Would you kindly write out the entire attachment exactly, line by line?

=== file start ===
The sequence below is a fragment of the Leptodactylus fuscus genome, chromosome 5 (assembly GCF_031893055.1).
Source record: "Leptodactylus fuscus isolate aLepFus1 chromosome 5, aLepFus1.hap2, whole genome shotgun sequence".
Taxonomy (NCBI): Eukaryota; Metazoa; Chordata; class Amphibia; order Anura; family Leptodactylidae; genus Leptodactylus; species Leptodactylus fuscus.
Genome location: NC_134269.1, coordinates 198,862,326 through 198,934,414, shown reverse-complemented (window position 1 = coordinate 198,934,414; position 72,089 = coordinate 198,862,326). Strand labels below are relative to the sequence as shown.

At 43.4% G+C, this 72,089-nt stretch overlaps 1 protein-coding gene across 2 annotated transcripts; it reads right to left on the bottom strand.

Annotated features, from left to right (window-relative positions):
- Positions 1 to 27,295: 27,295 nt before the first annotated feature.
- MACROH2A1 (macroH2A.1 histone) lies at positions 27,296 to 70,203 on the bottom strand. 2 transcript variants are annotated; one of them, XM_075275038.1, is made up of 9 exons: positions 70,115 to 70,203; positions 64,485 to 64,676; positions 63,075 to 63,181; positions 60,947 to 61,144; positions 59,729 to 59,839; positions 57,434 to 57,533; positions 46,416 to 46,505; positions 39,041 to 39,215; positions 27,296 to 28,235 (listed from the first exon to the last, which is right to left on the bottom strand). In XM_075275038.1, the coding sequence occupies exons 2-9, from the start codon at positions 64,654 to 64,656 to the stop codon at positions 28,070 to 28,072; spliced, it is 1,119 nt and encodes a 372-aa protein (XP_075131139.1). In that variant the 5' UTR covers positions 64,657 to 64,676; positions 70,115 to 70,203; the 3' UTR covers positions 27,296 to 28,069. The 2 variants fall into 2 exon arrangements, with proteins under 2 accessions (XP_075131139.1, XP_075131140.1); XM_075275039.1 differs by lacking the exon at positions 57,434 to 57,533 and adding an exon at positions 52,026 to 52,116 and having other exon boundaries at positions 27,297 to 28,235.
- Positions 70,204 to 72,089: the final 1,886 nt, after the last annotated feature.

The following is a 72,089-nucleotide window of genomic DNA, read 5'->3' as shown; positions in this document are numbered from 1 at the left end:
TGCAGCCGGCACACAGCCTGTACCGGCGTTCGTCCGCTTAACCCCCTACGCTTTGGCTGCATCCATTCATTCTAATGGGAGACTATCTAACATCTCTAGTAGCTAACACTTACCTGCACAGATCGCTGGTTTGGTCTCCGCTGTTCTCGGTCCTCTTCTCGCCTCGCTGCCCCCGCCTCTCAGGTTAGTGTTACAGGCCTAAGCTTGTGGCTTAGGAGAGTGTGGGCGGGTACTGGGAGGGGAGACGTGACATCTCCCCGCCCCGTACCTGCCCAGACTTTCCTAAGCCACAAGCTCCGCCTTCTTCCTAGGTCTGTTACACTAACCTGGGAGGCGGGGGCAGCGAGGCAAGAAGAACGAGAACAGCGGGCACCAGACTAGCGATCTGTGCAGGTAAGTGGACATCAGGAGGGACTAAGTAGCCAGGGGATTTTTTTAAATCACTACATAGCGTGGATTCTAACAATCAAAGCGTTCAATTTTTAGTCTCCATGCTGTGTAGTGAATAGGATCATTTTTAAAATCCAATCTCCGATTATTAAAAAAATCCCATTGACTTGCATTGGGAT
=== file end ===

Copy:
The sequence below is a fragment of the Leptodactylus fuscus genome, chromosome 5 (assembly GCF_031893055.1).
Source record: "Leptodactylus fuscus isolate aLepFus1 chromosome 5, aLepFus1.hap2, whole genome shotgun sequence".
Taxonomy (NCBI): Eukaryota; Metazoa; Chordata; class Amphibia; order Anura; family Leptodactylidae; genus Leptodactylus; species Leptodactylus fuscus.
Genome location: NC_134269.1, coordinates 198,862,326 through 198,934,414, shown reverse-complemented (window position 1 = coordinate 198,934,414; position 72,089 = coordinate 198,862,326). Strand labels below are relative to the sequence as shown.

At 43.4% G+C, this 72,089-nt stretch overlaps 1 protein-coding gene across 2 annotated transcripts; it reads right to left on the bottom strand.

Annotated features, from left to right (window-relative positions):
- Positions 1 to 27,295: 27,295 nt before the first annotated feature.
- MACROH2A1 (macroH2A.1 histone) lies at positions 27,296 to 70,203 on the bottom strand. 2 transcript variants are annotated; one of them, XM_075275038.1, is made up of 9 exons: positions 70,115 to 70,203; positions 64,485 to 64,676; positions 63,075 to 63,181; positions 60,947 to 61,144; positions 59,729 to 59,839; positions 57,434 to 57,533; positions 46,416 to 46,505; positions 39,041 to 39,215; positions 27,296 to 28,235 (listed from the first exon to the last, which is right to left on the bottom strand). In XM_075275038.1, the coding sequence occupies exons 2-9, from the start codon at positions 64,654 to 64,656 to the stop codon at positions 28,070 to 28,072; spliced, it is 1,119 nt and encodes a 372-aa protein (XP_075131139.1). In that variant the 5' UTR covers positions 64,657 to 64,676; positions 70,115 to 70,203; the 3' UTR covers positions 27,296 to 28,069. The 2 variants fall into 2 exon arrangements, with proteins under 2 accessions (XP_075131139.1, XP_075131140.1); XM_075275039.1 differs by lacking the exon at positions 57,434 to 57,533 and adding an exon at positions 52,026 to 52,116 and having other exon boundaries at positions 27,297 to 28,235.
- Positions 70,204 to 72,089: the final 1,886 nt, after the last annotated feature.

The following is a 72,089-nucleotide window of genomic DNA, read 5'->3' as shown; positions in this document are numbered from 1 at the left end:
TGCAGCCGGCACACAGCCTGTACCGGCGTTCGTCCGCTTAACCCCCTACGCTTTGGCTGCATCCATTCATTCTAATGGGAGACTATCTAACATCTCTAGTAGCTAACACTTACCTGCACAGATCGCTGGTTTGGTCTCCGCTGTTCTCGGTCCTCTTCTCGCCTCGCTGCCCCCGCCTCTCAGGTTAGTGTTACAGGCCTAAGCTTGTGGCTTAGGAGAGTGTGGGCGGGTACTGGGAGGGGAGACGTGACATCTCCCCGCCCCGTACCTGCCCAGACTTTCCTAAGCCACAAGCTCCGCCTTCTTCCTAGGTCTGTTACACTAACCTGGGAGGCGGGGGCAGCGAGGCAAGAAGAACGAGAACAGCGGGCACCAGACTAGCGATCTGTGCAGGTAAGTGGACATCAGGAGGGACTAAGTAGCCAGGGGATTTTTTTAAATCACTACATAGCGTGGATTCTAACAATCAAAGCGTTCAATTTTTAGTCTCCATGCTGTGTAGTGAATAGGATCATTTTTAAAATCCAATCTCCGATTATTAAAAAAATCCCATTGACTTGCATTGGGAT